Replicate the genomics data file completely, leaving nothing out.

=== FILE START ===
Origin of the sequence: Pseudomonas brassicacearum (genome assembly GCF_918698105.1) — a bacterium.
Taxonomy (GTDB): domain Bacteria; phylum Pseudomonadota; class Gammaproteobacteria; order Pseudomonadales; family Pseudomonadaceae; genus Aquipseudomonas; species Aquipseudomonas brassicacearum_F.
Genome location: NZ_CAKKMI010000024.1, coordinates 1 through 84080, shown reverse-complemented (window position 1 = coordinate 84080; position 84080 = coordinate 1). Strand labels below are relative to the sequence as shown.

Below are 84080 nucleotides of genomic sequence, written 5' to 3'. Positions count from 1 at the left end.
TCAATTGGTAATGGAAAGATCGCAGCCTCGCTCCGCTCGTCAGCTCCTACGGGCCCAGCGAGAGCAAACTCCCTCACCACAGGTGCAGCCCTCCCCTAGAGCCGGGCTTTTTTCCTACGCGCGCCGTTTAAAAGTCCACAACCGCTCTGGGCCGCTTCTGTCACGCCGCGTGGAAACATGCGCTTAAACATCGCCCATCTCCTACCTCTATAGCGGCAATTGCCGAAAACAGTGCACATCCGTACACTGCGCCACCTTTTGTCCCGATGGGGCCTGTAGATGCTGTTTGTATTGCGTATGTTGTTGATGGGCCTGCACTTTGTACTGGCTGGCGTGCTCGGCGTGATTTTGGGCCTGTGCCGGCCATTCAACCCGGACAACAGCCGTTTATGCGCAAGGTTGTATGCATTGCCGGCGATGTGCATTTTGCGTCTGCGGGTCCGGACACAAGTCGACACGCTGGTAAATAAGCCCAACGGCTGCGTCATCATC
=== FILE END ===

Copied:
Origin of the sequence: Pseudomonas brassicacearum (genome assembly GCF_918698105.1) — a bacterium.
Taxonomy (GTDB): domain Bacteria; phylum Pseudomonadota; class Gammaproteobacteria; order Pseudomonadales; family Pseudomonadaceae; genus Aquipseudomonas; species Aquipseudomonas brassicacearum_F.
Genome location: NZ_CAKKMI010000024.1, coordinates 1 through 84080, shown reverse-complemented (window position 1 = coordinate 84080; position 84080 = coordinate 1). Strand labels below are relative to the sequence as shown.

Below are 84080 nucleotides of genomic sequence, written 5' to 3'. Positions count from 1 at the left end.
TCAATTGGTAATGGAAAGATCGCAGCCTCGCTCCGCTCGTCAGCTCCTACGGGCCCAGCGAGAGCAAACTCCCTCACCACAGGTGCAGCCCTCCCCTAGAGCCGGGCTTTTTTCCTACGCGCGCCGTTTAAAAGTCCACAACCGCTCTGGGCCGCTTCTGTCACGCCGCGTGGAAACATGCGCTTAAACATCGCCCATCTCCTACCTCTATAGCGGCAATTGCCGAAAACAGTGCACATCCGTACACTGCGCCACCTTTTGTCCCGATGGGGCCTGTAGATGCTGTTTGTATTGCGTATGTTGTTGATGGGCCTGCACTTTGTACTGGCTGGCGTGCTCGGCGTGATTTTGGGCCTGTGCCGGCCATTCAACCCGGACAACAGCCGTTTATGCGCAAGGTTGTATGCATTGCCGGCGATGTGCATTTTGCGTCTGCGGGTCCGGACACAAGTCGACACGCTGGTAAATAAGCCCAACGGCTGCGTCATCATC